GSK says it's making good progress on a vaccine for H1N1 flu. But it won't reveal how much the British government is paying for 132 million doses
GlaxoSmithKline (GSK) again refused to disclose yesterday how much the UK Government is paying for as many as 132 million doses of the H1N1 swine flu vaccine it has ordered from the group.
Europe's biggest drugs company, which along with rival Baxter (BAX) will supply the Government with the vaccine, said at the time of its second-quarter results in July that it was charging developed countries €7 a dose for the treatment. The British Government is getting a discount, but neither the company, nor the Department of Health is prepared to say how much GSK is earning from Britain.
GSK also said yesterday that the first stage of an initial two-stage clinical trial into the vaccine had shown that "after one dose the candidate vaccine can provide a strong immune response which exceeds the immunogenicity criteria as defined by international licensing authorities for a pandemic influenza vaccine".
The trial involves 130 volunteers aged between 18 and 60. GSK said yesterday that it plans 16 studies for the treatment, involving 9,000 people, which a spokesperson for the group said would take a number of months to complete.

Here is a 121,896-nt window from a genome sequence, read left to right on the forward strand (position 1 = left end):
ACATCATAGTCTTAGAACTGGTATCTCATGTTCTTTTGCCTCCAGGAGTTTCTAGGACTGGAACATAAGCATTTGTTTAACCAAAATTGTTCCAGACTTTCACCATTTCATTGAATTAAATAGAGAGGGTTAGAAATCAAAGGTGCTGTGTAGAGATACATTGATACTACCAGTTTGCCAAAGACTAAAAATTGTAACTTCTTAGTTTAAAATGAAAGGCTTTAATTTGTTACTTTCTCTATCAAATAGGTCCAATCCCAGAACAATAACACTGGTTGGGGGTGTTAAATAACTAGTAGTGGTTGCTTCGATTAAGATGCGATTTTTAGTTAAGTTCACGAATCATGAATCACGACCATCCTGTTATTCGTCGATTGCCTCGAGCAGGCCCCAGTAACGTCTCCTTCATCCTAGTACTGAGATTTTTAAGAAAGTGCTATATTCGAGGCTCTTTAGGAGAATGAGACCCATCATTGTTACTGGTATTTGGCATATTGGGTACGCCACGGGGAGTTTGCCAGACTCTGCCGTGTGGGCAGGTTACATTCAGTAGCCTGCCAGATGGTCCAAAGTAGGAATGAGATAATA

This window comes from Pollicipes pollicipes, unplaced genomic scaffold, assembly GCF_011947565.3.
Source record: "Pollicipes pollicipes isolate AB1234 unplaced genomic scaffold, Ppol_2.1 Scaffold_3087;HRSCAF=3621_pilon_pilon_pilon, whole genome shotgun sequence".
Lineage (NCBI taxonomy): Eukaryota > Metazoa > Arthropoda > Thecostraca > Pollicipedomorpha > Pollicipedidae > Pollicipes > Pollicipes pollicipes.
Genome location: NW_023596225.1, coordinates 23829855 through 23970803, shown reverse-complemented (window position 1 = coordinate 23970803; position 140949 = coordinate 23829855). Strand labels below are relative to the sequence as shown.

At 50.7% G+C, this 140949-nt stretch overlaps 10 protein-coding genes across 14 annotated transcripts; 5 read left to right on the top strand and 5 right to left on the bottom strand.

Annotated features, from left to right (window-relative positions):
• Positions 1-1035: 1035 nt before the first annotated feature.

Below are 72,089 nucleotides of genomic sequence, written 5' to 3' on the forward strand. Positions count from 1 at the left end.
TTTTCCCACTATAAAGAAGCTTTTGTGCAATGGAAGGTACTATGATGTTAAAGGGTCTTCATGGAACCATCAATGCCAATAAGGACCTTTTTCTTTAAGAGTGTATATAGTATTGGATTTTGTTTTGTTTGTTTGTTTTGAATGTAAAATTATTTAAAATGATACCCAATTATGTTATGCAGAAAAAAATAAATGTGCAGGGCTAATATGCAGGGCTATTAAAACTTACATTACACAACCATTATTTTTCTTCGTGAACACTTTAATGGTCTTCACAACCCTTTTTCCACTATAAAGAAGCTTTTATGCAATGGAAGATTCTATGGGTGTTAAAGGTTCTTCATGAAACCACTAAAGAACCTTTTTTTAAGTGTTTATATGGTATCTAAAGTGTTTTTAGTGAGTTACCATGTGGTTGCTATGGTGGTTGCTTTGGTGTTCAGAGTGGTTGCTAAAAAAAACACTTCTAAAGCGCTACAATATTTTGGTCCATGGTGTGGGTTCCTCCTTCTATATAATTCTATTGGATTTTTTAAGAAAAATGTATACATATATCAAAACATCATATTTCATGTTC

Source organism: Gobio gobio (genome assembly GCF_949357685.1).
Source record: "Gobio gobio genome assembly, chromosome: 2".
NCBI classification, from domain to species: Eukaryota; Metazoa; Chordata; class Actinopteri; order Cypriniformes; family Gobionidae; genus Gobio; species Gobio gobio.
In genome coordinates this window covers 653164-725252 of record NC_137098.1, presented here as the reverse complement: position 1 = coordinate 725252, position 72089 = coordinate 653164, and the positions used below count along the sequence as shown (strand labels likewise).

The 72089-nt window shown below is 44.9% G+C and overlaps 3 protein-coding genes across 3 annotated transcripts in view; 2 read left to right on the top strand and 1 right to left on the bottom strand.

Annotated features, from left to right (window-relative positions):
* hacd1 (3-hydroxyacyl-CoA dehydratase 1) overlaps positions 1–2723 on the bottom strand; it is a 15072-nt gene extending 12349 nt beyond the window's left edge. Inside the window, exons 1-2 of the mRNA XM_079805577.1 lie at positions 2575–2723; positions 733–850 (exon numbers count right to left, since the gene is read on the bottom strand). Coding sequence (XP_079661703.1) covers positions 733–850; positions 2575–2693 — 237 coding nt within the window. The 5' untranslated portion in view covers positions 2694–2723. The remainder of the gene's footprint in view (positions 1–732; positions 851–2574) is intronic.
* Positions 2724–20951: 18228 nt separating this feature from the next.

European regulators are expected to fast-track the vaccine, however, and sanction its use as early as next month as fears grow that there will be a spike in the infection rate as the winter flu season approaches.
The Department of Health, which is responsible for negotiating with the drugs companies to secure the supply of swine flu vaccine, said yesterday that it will spend £155.4m on the vaccine over four years, but it also refused to disclose how much it was paying per dose, or how much of the 132 million doses of vaccine GSK and Baxter were each supplying.
"We cannot divulge the figure for the actual vaccine procurement as it would violate confidentiality clauses in our contracts. The manufacturers have quite reasonably insisted on these as if it is possible to calculate the amount per unit we paid for vaccine it could prejudice their negotiations with other countries," a spokesman for the Department of Health said.
GSK has already said that it charges developed countries €7 a dose, and less, on a sliding scale, for emerging market governments. The group said yesterday that it has now had orders for 291 million doses of vaccine from 60 governments, and is still in negotiations with others. The group has also agreed to supply the World Health Organisation with 50 million free doses.
Analysts expect GSK to earn as much as £500m by the end of the year on sales of its swine flu vaccine. Some say that the number is a conservative and that the group's earnings could top £1bn.